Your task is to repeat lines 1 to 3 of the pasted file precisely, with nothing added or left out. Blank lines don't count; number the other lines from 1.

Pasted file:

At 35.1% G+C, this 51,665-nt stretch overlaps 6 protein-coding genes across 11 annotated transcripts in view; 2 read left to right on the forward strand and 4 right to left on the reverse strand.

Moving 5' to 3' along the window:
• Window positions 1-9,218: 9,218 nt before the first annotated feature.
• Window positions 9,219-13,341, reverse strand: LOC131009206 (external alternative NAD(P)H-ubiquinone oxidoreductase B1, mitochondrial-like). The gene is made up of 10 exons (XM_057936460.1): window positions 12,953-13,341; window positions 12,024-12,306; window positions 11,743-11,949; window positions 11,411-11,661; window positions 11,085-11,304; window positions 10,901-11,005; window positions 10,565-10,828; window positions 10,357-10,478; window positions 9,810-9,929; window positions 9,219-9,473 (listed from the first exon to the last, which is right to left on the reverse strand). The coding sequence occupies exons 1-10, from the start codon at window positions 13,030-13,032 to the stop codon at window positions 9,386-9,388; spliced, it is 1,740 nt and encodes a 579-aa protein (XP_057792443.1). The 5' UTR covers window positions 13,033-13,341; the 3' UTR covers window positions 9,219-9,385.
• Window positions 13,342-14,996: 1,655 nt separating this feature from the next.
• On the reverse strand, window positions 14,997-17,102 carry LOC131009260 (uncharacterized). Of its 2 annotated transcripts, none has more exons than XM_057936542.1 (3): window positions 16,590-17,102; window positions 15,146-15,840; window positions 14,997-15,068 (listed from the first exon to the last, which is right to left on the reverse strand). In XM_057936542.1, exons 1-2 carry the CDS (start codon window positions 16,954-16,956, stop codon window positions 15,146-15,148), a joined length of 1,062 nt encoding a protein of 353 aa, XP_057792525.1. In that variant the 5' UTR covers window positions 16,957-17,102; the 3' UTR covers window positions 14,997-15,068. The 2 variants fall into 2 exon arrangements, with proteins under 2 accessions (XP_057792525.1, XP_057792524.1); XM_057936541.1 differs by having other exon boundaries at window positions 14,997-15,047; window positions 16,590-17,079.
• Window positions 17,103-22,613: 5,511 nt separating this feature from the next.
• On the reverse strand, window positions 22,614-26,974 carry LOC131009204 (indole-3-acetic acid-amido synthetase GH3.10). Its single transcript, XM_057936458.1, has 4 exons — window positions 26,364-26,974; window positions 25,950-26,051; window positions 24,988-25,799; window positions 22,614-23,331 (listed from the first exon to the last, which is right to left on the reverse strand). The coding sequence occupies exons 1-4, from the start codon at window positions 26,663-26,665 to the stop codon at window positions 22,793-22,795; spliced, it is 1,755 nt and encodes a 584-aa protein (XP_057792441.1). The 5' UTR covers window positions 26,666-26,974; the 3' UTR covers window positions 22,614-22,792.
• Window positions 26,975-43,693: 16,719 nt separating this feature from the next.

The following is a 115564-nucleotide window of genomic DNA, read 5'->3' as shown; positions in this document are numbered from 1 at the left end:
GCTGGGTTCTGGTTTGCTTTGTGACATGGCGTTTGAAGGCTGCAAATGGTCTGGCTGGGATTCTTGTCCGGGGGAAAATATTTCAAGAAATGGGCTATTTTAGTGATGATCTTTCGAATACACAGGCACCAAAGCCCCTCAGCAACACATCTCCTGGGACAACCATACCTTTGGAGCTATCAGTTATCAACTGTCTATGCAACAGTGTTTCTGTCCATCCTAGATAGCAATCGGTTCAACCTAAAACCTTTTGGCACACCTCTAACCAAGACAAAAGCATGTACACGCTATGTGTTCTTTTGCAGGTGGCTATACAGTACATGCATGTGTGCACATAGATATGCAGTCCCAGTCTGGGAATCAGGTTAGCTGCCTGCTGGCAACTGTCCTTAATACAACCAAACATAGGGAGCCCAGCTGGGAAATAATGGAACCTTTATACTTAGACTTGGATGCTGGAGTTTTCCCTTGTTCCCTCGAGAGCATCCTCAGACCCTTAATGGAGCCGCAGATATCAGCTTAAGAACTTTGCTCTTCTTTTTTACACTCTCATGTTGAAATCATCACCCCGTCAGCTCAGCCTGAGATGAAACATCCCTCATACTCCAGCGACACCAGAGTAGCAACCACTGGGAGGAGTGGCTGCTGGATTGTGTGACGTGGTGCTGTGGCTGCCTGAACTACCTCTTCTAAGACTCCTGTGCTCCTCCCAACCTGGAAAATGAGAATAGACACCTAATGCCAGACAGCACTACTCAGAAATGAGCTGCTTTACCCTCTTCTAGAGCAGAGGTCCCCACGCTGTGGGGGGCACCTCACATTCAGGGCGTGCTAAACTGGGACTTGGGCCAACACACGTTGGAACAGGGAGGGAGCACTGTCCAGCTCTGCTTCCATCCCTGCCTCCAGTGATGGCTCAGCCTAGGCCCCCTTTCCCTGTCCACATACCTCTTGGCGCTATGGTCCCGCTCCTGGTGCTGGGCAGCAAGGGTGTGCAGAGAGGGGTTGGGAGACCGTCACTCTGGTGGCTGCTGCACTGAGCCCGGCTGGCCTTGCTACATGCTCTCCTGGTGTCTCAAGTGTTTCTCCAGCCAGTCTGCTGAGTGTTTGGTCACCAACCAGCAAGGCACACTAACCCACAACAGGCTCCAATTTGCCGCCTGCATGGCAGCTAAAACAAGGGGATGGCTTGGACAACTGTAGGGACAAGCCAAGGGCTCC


At 35.1% G+C, this 51,665-nt stretch overlaps 6 protein-coding genes across 11 annotated transcripts in view; 2 read left to right on the forward strand and 4 right to left on the reverse strand.

Moving 5' to 3' along the window:
• Window positions 1-9,218: 9,218 nt before the first annotated feature.